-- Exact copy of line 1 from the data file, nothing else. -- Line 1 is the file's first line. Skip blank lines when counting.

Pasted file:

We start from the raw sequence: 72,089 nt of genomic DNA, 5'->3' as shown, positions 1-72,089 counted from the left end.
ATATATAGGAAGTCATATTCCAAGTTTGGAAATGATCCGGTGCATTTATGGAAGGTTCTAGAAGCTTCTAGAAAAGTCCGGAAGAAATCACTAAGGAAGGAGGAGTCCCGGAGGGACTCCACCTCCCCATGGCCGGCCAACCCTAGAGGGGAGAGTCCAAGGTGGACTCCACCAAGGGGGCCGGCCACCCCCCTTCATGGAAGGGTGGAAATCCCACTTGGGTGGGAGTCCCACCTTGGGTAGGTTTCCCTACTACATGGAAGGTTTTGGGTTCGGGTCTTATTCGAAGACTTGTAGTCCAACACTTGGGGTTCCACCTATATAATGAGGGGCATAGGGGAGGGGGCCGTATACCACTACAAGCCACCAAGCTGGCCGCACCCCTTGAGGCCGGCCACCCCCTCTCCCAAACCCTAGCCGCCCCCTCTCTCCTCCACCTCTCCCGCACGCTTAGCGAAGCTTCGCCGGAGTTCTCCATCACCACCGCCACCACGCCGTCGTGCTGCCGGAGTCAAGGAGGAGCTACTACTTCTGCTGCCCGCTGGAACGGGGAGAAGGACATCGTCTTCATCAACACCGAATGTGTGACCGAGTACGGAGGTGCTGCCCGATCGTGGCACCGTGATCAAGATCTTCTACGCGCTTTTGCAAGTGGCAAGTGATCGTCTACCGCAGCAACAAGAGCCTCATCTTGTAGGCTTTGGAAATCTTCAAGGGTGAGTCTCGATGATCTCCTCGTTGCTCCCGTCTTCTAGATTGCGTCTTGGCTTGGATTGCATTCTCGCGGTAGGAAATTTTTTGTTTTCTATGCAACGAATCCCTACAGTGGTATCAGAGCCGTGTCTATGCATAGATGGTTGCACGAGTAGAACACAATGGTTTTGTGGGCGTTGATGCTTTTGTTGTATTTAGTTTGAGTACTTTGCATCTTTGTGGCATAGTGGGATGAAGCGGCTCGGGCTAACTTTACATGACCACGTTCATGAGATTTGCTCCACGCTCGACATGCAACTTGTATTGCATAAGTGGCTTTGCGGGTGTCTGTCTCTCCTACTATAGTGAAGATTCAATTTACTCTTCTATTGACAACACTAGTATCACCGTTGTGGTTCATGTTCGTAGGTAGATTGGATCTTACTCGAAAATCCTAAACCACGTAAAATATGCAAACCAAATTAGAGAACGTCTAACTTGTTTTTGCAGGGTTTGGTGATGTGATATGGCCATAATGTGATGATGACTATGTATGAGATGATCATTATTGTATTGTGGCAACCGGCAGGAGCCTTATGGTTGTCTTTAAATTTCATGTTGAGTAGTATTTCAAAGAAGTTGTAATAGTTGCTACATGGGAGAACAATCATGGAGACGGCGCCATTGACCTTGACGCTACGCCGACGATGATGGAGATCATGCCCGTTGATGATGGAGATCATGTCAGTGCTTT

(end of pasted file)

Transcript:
We start from the raw sequence: 72,089 nt of genomic DNA, 5'->3' as shown, positions 1-72,089 counted from the left end.